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"Ron, I warn you, don't drink it!" Hermione said again, alarmed, but Ron picked up the glass, drained it in one gulp, and said, "Stop bossing me around, Hermione."
gling from the chain in large gold letters were the words:
Everybody was wearing new sweaters when they all sat down for Christmas lunch, everyone except Fleur (on whom, it appeared, Mrs. Weasley had not wanted to waste one) and Mrs. Weasley herself, who was sporting a brand-new midnight blue witch's hat glittering with what looked like tiny starlike diamonds, and a spec-tacular golden necklace.
"— Weasley saves it, well, he's bound to get lucky sometimes, I suppose. . . ."
"Just as modest as Horace described!" said Worple. "But seri-ously" — his manner changed; it became suddenly businesslike — "I would be delighted to write it myself— people are craving to know more about you, dear boy, craving! If you were prepared to grant me a few interviews, say in four- or five-hour sessions, why, we could have the book finished within months. And all with very little effort on your part, I assure you — ask Sanguini here if it isn't quite — Sanguini, stay here!" added Worple, suddenly stern, for the vampire had been edging toward the nearby group of girls, a rather hungry look in his eye. "Here, have a pasty," said Worple, seizing one from a passing elf and stuffing it into Sanguini's hand before turning his attention back to Harry. "My dear boy, the gold you could make, you have no idea —"
"Hmmm," said Mrs. Weasley. "Maybe. I got the impression she was planning to spend Christmas alone, actually."
He looked into Harry's face and then said quietly, "James was a pureblood, Harry, and I promise you, he never asked us to call him 'Prince.'"
Hermione's schedule was so full that Harry could only talk to her properly in the evenings, when Ron was, in any case, so tightly wrapped around Lavender that he did not notice what Harry was doing. Hermione refused to sit in the common room while Ron was there, So Harry generally joined her in the library, which meant that their conversations were held in whispers.
"But meanwhile," said George, sitting down at the kitchen table and putting his feet up on it, "we can enjoy watching you demon-strate the correct use of a — whoops-a-daisy!"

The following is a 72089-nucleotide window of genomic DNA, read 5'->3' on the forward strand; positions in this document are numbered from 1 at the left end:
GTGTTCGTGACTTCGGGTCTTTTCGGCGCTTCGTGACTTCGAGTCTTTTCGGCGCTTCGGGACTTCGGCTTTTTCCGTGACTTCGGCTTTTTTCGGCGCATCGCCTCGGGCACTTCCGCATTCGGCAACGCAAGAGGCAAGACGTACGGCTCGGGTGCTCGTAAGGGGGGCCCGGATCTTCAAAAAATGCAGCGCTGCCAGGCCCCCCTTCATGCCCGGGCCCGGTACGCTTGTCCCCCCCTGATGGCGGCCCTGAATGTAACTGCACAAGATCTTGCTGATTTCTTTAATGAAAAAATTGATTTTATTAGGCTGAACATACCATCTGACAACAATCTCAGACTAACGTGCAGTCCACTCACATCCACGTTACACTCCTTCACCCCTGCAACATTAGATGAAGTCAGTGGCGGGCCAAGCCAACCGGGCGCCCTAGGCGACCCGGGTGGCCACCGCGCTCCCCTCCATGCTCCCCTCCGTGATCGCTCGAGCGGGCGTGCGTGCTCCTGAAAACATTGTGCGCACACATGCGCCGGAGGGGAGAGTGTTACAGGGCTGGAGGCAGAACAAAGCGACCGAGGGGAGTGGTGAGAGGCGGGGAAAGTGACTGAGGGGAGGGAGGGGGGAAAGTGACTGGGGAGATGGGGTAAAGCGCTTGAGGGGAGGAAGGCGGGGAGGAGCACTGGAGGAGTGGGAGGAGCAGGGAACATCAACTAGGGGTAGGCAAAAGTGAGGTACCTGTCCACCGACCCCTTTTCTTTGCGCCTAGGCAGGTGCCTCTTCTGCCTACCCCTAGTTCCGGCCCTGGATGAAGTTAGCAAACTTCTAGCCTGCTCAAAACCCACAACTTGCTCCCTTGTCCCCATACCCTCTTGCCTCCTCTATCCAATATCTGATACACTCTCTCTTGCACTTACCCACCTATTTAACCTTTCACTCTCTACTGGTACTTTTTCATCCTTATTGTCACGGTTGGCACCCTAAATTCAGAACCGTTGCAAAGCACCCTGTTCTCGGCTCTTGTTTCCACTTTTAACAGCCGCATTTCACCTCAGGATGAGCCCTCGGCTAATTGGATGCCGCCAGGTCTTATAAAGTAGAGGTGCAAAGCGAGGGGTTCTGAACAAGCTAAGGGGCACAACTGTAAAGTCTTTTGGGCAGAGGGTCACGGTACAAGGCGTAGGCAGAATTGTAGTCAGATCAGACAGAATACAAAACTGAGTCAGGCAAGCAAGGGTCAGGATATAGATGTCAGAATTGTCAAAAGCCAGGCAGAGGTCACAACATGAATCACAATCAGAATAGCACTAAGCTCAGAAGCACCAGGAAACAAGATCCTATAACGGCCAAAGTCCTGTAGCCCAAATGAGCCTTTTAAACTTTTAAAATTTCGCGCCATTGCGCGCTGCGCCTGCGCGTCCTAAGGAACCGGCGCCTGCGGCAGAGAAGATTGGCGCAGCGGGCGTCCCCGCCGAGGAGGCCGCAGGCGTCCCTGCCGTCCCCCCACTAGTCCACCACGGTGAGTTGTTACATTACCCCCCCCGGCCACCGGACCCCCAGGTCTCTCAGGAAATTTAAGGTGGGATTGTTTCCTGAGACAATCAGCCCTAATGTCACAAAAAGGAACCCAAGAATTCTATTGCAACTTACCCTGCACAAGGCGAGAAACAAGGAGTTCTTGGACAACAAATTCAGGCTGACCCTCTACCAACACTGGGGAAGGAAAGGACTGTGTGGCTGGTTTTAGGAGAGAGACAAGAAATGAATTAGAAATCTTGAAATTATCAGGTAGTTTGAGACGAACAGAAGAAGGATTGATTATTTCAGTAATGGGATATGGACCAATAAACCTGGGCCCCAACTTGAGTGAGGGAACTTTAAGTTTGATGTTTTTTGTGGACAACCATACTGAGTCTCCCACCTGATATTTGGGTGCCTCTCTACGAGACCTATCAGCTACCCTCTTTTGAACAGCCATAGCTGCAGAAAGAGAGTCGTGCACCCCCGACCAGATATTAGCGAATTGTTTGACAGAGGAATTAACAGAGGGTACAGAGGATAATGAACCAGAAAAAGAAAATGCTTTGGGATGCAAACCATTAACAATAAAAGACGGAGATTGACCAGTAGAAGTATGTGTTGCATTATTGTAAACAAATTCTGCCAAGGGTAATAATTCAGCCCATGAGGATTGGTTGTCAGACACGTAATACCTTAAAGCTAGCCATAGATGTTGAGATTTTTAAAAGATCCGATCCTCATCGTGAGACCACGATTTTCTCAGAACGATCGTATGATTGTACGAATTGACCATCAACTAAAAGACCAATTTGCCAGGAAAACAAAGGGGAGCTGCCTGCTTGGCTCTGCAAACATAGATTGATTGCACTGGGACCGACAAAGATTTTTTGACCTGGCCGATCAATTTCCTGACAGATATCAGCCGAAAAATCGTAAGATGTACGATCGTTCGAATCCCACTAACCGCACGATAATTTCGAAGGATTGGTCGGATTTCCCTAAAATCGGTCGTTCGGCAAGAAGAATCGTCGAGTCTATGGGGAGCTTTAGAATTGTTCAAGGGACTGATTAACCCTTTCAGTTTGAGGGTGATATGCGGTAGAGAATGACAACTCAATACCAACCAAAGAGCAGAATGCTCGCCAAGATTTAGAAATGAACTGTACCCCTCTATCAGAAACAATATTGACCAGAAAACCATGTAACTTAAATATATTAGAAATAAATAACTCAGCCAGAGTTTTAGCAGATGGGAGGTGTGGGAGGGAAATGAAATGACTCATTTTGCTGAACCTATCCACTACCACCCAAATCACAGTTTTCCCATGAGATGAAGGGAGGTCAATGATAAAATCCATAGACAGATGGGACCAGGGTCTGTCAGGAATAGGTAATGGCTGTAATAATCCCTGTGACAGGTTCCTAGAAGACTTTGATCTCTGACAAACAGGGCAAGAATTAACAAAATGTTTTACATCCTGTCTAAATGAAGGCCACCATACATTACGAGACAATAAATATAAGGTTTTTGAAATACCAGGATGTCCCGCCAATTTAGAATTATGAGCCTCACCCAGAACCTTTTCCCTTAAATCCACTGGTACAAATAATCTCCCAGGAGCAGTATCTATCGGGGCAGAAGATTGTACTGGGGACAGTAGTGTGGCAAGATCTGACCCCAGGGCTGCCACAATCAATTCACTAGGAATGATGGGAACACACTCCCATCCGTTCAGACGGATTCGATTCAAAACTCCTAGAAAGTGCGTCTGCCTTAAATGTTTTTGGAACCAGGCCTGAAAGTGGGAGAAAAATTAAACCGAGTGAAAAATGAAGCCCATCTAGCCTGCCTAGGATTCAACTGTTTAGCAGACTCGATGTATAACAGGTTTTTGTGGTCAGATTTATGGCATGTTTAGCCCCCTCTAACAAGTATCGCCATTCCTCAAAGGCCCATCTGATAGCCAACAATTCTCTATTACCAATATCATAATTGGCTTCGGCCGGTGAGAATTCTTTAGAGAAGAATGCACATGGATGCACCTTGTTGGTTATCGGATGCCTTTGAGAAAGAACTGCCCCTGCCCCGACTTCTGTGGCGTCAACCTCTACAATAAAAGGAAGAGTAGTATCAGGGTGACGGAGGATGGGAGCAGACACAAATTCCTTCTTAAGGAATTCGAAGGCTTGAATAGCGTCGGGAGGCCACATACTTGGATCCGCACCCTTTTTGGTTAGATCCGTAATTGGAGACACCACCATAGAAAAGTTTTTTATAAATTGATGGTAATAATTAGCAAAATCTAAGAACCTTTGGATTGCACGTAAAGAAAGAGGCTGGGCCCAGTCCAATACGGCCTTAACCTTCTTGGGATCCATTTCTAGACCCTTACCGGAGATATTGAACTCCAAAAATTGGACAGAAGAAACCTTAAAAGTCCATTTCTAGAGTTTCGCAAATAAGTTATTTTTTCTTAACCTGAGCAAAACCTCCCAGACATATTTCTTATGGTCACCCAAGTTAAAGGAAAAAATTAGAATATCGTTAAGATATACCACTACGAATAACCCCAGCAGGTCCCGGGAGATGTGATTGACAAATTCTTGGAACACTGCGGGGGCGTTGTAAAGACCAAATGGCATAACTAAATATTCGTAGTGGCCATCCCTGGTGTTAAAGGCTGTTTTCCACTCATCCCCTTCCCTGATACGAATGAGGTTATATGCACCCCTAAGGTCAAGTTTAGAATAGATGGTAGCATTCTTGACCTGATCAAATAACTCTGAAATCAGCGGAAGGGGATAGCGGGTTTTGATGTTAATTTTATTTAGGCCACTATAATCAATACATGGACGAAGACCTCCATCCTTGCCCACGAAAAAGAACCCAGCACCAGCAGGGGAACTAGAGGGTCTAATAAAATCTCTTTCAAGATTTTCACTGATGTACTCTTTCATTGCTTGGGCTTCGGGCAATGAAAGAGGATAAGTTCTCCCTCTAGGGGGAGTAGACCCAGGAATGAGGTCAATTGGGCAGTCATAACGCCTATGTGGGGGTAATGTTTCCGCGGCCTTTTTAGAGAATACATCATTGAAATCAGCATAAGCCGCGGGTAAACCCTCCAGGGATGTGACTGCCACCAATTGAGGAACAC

"Is that all?" said Harry at once. "Why did it go dark, what happened?"
Hermione gave him a "what-did-I-tell-you?" look over her shoulder.
"Oh, hello," said Harry unenthusiastically.
"You are as bad as zat Tonks," said Fleur to Ron, when she had finished kissing Bill in thanks. "She is always knocking —"
"And incidentally," said Hermione, after a few moments, "you need to be careful."
'As you may know, it is usually impossible to Apparate or Disapparate within Hogwarts. The Headmaster has lifted this enchantment, purely within the Great Hall, for one hour, so as to enable you to practise. May I emphasise that you will not be able to Apparate outside the walls of this Hall, and that you would be unwise to try.
She's Ron's sister, Harry told himself firmly. Ron's sister. She's out-of-bounds. He would not risk his friendship with Ron for anything. He punched his pillow into a more comfortable shape and waited for sleep to come, trying his utmost not to allow his thoughts to stray anywhere near Ginny.
"Those whom I could persuade to talk told me that Riddle was obsessed with his parentage. This is understandable, of course; he had grown up in an orphanage and naturally wished to know how he came to be there. It seems that he searched in vain for some trace of Tom Riddle senior on the shields in the trophy room, on the lists of prefects in the old school records, even in the books of Wizarding history. Finally he was forced to accept that his father had never set foot in Hogwarts. I believe that it was then that he dropped the name forever, assumed the identity of Lord Volde-mort, and began his investigations into his previously despised mother's family — the woman whom, you will remember, he had thought could not be a witch if she had succumbed to the shameful human weakness of death.;
"Ah, Sybi l l, we all think our subject's most important!" said a loud voice, and Slughorn appeared at Professor Trelawney s other side, his face very red, his velvet hat a little askew, a glass of mead in one hand and an enormous mince pie in the other. "But I don't t hink I've ever known such a natural at Potions!" said Slughorn, re-garding Harry with a fond, if bloodshot, eye. "Instinctive, you know — like his mother! I've only ever taught a few with this kind of ability, I can tell you that, Sybi l l — why even Severus —" And to Harry's horror, Slughorn threw out an arm and seemed to scoop Snape out of thin air toward them. "Stop skulking and come and join us, Severus!" hiccuped Slughorn happily. "I was just talking about Harry's exceptional po-tion-making! Some credit must go to you, of course, you taught him for five years!"？
It took him several seconds to recognize the place, by which time Dumbledore had landed beside him. The Gaunts' house was now more indescribably filthy than anywhere Harry had ever seen. The ceiling was thick with cobwebs, the floor coated in grime; moldy and rotting food lay upon the table amidst a mass of crusted pots. The only light came from a single guttering candle placed at the feet of a man with hair and beard so overgrown Harry could see neither eyes nor mouth. He was slumped in an armchair by the fire, and Harry wondered for a moment whether he was dead. But。